“But when I saw VP Leni, I sensed hope… I felt her humility and authenticity. We saw her relationship with the farmers. She isn’t above us, and her campaign is truly a people’s movement,” said Ching.
Before the Malaybalay rally, Robredo visited her old friends in the Higaonon Farmers’ Cooperative and Panaw Multi-purpose Cooperative in Sumilao town.
The members of the cooperative used to be known as the Mapalad Farmers of Sumilao, Bukidnon, a group that caught national attention when they made a political statement by staging their 1,700-kilometer “Walk for Land, Walk for Justice” from Sumilao, Bukidnon to Metro Manila.
They also staged a 28-day hunger strike to dramatize their demand to get back 144 hectares of their ancestral land in Bukidnon.
In 2008, food giant San Miguel Corporation was compelled to give the Sumilao Higaonon farmers their 144 hectares.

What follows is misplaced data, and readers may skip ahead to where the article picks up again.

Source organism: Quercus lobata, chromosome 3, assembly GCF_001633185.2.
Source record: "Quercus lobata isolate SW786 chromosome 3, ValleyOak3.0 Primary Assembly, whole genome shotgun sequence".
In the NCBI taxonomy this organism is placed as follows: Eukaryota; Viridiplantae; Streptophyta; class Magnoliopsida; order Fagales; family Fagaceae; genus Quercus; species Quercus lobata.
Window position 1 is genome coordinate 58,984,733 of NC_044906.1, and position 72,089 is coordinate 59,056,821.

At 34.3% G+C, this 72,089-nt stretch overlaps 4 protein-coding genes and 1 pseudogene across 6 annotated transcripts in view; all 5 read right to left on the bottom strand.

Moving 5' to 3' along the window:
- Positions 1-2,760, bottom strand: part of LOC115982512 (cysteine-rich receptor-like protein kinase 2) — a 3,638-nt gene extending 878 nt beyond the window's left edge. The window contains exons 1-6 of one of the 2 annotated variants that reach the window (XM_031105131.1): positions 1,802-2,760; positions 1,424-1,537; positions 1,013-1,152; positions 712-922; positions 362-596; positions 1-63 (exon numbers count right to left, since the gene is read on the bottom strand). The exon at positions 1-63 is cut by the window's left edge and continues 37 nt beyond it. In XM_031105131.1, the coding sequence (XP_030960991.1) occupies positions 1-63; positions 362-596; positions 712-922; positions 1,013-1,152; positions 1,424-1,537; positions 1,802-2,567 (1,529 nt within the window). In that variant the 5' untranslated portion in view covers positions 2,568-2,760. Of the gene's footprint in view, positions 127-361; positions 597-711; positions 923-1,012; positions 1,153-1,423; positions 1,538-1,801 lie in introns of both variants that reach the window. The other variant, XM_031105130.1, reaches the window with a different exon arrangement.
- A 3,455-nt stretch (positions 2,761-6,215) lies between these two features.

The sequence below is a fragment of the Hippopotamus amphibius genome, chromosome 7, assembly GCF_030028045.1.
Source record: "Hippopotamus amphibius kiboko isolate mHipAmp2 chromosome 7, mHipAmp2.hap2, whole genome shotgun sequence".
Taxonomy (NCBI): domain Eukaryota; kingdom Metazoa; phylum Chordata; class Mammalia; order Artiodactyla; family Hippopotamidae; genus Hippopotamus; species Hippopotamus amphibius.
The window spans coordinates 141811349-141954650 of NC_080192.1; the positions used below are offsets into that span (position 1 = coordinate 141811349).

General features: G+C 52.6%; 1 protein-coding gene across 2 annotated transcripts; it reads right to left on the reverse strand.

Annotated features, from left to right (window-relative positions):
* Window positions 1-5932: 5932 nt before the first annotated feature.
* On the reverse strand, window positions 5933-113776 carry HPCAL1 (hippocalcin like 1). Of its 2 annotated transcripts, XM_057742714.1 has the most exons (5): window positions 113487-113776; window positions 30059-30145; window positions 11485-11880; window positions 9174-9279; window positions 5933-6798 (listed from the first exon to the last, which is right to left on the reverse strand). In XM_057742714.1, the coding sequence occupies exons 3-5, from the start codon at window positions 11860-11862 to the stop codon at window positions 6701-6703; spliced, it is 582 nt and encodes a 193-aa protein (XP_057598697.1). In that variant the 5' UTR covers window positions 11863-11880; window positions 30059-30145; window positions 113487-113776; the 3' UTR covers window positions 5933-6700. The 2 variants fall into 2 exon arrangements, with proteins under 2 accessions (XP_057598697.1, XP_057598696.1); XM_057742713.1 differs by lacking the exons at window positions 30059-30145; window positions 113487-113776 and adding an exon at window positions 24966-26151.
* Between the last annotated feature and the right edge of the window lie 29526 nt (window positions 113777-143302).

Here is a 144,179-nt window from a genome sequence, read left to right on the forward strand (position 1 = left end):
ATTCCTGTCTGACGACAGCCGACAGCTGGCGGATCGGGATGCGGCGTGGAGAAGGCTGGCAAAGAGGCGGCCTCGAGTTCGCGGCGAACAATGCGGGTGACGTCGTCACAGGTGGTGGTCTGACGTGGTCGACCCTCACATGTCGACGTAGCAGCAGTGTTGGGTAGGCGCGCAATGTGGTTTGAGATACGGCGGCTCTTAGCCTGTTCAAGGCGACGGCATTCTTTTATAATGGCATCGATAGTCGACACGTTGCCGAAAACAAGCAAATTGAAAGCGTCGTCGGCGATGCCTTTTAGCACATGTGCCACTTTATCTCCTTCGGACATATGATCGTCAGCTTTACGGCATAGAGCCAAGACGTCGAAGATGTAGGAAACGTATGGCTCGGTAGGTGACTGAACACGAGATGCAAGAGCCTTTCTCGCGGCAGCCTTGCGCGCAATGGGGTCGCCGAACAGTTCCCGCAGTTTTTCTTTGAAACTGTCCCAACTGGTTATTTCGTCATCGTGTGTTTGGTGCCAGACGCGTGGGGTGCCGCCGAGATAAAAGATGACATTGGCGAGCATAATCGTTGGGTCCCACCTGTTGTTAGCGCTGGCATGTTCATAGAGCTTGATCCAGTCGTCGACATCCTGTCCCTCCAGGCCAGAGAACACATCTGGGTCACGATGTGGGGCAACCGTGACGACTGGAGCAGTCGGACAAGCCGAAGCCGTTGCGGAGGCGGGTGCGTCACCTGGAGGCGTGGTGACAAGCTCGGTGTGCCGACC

Robredo, a human rights lawyer then, and her late husband Jesse helped the Mapalad farmers and even marched with them.
Panaw chair Elgine Orquillas, who was only 21 years old when she joined the historic march in 2007, said the Sumilao farmers were fully behind Robredo’s presidential bid because her record shows that she would prioritize the needs of farmers and protect them as the government works to ensure food security.
Robredo said she “takes great pride in witnessing how the farmers cooperatives have grown over the years.” – Rappler.com
Froilan Gallardo and Grace Cantal-Albasin are Mindanao-based journalists and awardees of the Aries Rufo Journalism Fellowship